West Tisbury selectmen reject Martha's Vineyard Airport ads
The Martha's Vineyard Airport commission has not made a decision on a controversial proposal by Luxury Media Partners (LMP) to sell advertising space inside and outside the airport terminal, but the message from the West Tisbury selectmen was very clear at the airport commission meeting last week.
West Tisbury selectmen Jeffrey S. "Skipper" Manter and Richard Knabel told the commissioners that the signs, as proposed, do not meet West Tisbury sign bylaws, and the town is opposed to advertising at the airport.
At its regular meeting on Oct. 15, the airport commission told the two West Tisbury selectmen, who are adamant that the proposed plan be denied, that it is one of several ideas to raise revenues at the county-owned airport and was within the commission's purview to consider.
The interchange between the selectmen and the commission was cordial, but both sides were firm in their positions. The West Tisbury selectmen attached a copy of the town's sign bylaws to a letter denying support "in any fashion" to the proposal.
The airport terminal property is partly within West Tisbury town limits and therefore is subject to its sign bylaws, the selectmen said. The West Tisbury sign bylaws are directed at outside signs.
"You will have to come before us for approval, in any event," Mr. Knabel told the board.
Later in the meeting, commissioners said it would be prudent and part of their due diligence to seek a legal opinion in evaluating the West Tisbury sign regulations. "It would be naive to move forward without evaluating them," Sean Flynn, airport general manager, said.
West Tisbury limits outside signs to six square feet. The signs presented in the LMP presentations were 3 x 5 feet (15 square feet) and 4 x 6 feet (24 square feet), well over that limit.
Ernest P. Mendenhall, West Tisbury's building inspector and keeper of its sign rules, said this week, "Our rules say they are not allowable. If the airport applies to me (for permits), I'll say no, and they have the right to appeal to the zoning board of appeals. What goes on inside the airport is not my business."
Representatives of LMP presented the advertising proposal at a meeting of the airport commission on September 3. Advertising industry veterans Brian Pussilano and James Joyella told the airport commission their company had created a successful marketing model designed to attract luxury brand advertisers, and they wanted to enlist the Vineyard.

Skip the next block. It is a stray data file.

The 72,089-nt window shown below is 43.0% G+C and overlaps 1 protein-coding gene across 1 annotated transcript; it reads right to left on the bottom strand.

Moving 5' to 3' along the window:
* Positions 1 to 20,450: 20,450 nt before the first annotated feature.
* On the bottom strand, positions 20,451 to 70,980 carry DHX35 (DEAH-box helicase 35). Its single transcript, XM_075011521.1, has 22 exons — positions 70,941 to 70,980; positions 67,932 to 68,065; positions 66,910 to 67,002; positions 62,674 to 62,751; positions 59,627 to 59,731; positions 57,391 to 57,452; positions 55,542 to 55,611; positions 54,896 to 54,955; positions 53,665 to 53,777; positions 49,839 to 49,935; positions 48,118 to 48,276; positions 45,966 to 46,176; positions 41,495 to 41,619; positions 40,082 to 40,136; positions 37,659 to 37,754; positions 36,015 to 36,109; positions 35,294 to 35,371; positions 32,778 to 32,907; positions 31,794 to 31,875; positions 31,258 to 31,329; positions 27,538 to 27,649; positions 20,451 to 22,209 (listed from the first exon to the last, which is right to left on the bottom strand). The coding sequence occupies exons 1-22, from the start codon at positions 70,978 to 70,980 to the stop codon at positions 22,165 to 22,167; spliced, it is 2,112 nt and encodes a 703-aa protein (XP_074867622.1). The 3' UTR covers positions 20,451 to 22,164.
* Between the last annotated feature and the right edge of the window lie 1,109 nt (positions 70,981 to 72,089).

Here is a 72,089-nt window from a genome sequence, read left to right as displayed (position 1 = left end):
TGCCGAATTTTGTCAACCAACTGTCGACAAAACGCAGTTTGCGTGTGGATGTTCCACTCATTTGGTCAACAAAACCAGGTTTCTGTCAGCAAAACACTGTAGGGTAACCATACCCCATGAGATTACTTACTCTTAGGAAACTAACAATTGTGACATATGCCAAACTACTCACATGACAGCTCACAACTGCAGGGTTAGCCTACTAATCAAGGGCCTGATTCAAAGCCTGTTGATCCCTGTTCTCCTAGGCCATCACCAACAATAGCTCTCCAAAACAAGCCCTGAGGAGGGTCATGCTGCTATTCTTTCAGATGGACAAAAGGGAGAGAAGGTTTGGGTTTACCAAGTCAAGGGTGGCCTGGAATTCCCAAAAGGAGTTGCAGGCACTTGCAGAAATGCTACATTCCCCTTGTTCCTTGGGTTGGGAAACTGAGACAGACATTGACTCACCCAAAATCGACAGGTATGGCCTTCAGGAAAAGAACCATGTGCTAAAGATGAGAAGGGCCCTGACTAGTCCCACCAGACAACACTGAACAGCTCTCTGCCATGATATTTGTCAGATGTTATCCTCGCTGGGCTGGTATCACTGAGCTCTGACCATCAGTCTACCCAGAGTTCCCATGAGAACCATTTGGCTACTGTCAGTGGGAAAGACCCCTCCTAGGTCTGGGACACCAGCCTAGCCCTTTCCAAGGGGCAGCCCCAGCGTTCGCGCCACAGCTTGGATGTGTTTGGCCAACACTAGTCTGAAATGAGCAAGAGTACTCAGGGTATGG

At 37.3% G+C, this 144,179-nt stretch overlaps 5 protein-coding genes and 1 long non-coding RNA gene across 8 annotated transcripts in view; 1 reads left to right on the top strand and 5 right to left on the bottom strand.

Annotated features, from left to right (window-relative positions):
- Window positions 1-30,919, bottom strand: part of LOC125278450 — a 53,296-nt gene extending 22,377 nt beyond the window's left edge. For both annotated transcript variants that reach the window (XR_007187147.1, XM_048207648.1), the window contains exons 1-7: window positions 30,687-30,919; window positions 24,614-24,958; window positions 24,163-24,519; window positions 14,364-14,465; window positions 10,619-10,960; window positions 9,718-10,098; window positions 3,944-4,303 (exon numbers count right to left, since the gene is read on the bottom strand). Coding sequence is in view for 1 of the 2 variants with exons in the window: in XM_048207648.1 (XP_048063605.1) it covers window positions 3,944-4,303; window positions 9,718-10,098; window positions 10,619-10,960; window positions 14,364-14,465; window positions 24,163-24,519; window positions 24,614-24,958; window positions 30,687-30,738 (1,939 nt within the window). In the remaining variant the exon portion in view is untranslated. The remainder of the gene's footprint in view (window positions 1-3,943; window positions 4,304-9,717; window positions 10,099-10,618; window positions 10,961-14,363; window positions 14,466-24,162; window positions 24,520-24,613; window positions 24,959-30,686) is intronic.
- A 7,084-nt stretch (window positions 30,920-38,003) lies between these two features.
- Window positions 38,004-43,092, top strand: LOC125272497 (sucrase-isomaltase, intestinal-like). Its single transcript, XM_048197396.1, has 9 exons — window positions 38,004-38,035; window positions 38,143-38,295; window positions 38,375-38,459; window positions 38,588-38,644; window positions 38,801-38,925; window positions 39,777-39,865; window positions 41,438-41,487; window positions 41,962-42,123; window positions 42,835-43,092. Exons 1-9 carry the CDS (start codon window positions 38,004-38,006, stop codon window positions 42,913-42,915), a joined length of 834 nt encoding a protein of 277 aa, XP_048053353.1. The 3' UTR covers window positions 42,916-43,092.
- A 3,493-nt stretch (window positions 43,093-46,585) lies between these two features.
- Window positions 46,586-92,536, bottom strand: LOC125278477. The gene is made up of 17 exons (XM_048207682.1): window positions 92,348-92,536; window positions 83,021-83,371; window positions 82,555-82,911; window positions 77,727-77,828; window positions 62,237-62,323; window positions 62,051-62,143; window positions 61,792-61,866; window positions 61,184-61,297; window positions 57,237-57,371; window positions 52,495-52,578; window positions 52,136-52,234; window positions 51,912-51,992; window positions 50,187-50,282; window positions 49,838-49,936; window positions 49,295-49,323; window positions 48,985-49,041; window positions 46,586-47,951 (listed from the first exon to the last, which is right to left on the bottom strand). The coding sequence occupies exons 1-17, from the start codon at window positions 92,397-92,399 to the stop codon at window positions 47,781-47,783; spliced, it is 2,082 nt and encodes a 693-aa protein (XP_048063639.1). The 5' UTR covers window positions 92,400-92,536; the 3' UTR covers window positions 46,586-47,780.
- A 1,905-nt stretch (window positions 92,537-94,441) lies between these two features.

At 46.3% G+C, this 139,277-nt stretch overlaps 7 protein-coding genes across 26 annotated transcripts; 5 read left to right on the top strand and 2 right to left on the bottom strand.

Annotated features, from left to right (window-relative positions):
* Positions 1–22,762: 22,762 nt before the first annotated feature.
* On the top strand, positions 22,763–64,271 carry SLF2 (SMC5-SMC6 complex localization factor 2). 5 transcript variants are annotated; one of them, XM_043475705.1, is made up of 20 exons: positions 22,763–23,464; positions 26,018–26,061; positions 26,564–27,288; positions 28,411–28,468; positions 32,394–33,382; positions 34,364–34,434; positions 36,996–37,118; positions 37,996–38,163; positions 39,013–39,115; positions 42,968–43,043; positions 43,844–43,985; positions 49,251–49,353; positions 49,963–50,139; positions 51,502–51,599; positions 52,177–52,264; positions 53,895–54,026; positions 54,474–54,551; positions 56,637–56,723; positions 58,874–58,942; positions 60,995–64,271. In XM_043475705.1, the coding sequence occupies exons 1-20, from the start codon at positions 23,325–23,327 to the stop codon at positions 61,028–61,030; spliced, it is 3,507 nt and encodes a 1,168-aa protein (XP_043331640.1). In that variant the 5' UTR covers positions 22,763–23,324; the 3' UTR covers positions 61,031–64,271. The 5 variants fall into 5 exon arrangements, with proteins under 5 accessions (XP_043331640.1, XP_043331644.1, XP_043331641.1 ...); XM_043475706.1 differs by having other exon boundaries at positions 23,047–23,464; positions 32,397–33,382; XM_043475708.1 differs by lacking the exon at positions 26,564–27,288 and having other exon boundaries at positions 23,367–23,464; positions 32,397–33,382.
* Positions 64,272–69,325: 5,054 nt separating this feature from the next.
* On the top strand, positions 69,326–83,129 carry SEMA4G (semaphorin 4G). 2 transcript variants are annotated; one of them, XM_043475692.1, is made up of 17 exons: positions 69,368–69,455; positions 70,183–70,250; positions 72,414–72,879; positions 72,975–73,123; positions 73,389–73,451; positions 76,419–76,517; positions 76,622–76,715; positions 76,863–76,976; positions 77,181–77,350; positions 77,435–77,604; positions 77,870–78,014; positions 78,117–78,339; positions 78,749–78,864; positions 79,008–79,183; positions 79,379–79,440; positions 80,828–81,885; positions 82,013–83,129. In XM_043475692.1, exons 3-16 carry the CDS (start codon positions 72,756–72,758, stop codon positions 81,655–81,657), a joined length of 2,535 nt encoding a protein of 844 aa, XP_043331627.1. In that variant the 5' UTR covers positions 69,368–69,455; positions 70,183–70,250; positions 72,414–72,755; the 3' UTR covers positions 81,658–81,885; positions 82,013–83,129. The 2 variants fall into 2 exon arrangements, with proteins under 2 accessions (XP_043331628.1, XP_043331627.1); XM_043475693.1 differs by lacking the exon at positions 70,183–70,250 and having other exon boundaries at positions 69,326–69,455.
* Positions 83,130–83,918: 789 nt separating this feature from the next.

Mr. Pussilano told the commissioners that the Vineyard attracts travelers with unique demographic, consumption, and lifestyle attributes that are attractive to luxury sponsors. The company currently has a contract with East Hampton Airport in New York and has approached the Nantucket Airport commission with a similar proposal.
Advertising would be placed on small billboards facing the tarmac and visible to arriving passengers. A video display would be placed inside the terminal to market high-end goods and services to arriving and departing travelers.
Media Partners estimates first-year revenue would be between $100,000 and $200,000 and fifth-year revenue as much as $300,000, which would be shared equally with the airport. The vendor would bear all costs of construction and maintenance.
"This idea goes against the grain of the rustic appearance of our airport," Mr. Manter told the commissioners. "When visitors arrive here, they find people reading or having conversations, not watching TV," he said.
"This isn't the Hamptons or Longboat Key or any of those places," Mr. Knabel said, noting that Aquinnah and Chilmark selectmen also oppose the plan.